Street Photography: More Shapes and Shadows

This photograph was taken at the same location and time as those I described in a previous post. Before, I was on 51st Street looking toward the Avenue of the Americas. Now I’m looking down along 51st. Just turning around results in a completely different image and, yet, its composition still maintains the same theme. It is, at once, a photograph steeped in realism and in abstraction.

There is an interplay between the negative space and the shapes that convey a sense of mass (or weight). When I studied painting, one of my teachers advised turning the canvas upside down. Doing so forces the artist to see the painting more for its shapes than for what those shapes represent. In this way, one can assess whether the composition still holds up without regard to the subject of the work. Much later I was delighted to read that Henri Cartier-Bresson – who also painted – would do the same trick to test a photograph’s composition.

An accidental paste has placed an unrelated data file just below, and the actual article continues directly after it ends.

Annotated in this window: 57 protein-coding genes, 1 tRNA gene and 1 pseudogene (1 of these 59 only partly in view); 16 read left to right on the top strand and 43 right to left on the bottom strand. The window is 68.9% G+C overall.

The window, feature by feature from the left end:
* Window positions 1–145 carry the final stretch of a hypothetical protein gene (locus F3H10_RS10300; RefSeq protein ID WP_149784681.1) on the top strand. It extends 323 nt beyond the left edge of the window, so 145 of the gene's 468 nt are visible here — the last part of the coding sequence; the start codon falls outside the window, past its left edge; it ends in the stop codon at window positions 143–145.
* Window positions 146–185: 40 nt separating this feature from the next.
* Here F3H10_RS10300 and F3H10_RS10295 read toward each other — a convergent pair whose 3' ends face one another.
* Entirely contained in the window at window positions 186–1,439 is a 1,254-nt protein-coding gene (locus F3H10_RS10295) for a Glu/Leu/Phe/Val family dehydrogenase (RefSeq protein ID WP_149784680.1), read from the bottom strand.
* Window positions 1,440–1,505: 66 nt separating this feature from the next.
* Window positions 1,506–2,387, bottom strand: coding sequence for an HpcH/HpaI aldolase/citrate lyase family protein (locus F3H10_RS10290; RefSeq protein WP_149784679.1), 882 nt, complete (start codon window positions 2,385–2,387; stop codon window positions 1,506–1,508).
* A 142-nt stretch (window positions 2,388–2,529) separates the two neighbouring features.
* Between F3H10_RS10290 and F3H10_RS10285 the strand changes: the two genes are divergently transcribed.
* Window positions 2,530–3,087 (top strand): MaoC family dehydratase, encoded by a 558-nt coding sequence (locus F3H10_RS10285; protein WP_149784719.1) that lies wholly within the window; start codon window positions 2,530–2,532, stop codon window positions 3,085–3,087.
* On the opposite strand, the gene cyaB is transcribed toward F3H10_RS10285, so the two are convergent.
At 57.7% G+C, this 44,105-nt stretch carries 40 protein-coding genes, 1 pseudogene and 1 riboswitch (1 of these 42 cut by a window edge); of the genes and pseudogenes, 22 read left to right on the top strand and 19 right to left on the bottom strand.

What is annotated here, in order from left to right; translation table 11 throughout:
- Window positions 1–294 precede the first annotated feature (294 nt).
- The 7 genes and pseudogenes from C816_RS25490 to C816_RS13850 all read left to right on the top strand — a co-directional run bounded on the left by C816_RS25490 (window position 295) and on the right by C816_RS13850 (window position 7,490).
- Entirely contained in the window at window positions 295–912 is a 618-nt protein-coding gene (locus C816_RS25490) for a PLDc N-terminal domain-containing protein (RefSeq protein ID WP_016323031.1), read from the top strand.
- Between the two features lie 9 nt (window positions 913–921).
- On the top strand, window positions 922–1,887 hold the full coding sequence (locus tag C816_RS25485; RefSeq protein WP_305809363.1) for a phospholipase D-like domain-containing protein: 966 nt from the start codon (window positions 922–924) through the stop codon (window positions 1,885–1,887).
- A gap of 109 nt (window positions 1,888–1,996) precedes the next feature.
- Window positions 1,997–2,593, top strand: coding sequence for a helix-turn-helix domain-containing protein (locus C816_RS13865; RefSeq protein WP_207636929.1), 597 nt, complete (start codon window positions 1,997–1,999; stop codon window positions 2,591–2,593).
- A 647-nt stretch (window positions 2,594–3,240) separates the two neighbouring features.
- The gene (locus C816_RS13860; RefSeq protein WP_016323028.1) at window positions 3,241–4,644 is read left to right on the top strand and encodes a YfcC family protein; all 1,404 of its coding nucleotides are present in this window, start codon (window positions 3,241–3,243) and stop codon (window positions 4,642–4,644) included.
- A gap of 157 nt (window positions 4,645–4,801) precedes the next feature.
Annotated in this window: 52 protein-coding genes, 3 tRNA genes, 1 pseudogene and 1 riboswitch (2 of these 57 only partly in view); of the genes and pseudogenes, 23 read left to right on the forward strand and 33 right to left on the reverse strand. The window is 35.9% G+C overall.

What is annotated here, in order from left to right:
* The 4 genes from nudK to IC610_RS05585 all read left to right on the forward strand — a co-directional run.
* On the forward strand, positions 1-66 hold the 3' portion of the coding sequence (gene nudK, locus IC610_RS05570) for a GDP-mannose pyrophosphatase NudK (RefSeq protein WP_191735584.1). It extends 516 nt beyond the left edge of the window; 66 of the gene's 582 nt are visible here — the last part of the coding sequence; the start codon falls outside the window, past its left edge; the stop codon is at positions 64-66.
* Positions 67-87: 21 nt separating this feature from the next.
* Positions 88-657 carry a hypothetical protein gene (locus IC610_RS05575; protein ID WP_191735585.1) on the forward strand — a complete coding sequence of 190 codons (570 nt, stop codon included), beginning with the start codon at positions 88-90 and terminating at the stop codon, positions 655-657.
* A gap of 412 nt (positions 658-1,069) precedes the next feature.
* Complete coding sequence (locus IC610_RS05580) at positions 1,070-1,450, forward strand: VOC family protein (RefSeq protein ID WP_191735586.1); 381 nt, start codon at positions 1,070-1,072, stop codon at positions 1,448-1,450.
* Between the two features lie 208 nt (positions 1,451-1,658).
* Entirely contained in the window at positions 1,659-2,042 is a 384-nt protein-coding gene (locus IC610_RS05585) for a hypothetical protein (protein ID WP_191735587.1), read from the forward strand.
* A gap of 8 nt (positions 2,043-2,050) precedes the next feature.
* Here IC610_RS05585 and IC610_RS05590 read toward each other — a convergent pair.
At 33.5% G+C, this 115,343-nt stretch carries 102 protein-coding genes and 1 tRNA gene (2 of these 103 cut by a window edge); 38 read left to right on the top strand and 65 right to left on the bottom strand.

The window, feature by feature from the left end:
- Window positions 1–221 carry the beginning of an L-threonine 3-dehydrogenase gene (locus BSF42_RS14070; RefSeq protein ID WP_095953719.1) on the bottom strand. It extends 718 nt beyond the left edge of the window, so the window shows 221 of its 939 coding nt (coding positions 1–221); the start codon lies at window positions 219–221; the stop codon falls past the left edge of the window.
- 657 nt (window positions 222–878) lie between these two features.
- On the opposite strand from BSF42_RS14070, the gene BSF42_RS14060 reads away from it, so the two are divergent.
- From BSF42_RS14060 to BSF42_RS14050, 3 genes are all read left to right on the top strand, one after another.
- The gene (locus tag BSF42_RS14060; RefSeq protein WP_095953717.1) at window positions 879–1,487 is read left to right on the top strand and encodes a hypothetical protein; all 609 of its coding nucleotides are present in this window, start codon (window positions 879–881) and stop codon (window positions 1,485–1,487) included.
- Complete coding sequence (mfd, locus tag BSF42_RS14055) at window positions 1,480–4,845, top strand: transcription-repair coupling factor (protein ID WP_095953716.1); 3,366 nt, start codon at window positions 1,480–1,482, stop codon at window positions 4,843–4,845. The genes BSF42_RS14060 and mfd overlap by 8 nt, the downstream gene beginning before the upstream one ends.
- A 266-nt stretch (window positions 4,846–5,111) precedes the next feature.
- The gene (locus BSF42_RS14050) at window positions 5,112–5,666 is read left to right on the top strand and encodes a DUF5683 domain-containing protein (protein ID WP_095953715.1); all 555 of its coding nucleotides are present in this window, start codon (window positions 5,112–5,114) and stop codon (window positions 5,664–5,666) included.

With my photograph, it’s a little easier to consider the elements that form the composition because the scene of the midtown street and skyscraper is so stark.

Nevertheless, I was curious to see how strong the composition of this “abstract” is when the image is not only turned upside down, but rotated left and right (see below).

What do you think? Does the composition work?

Upside down

Rotated clockwise

Rotated counterclockwise

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Published by Xiomáro

Nationally exhibited artist, photographer, speaker, teacher, and curator. Author of "Weir Farm National Historic Site" (Arcadia Publishing).

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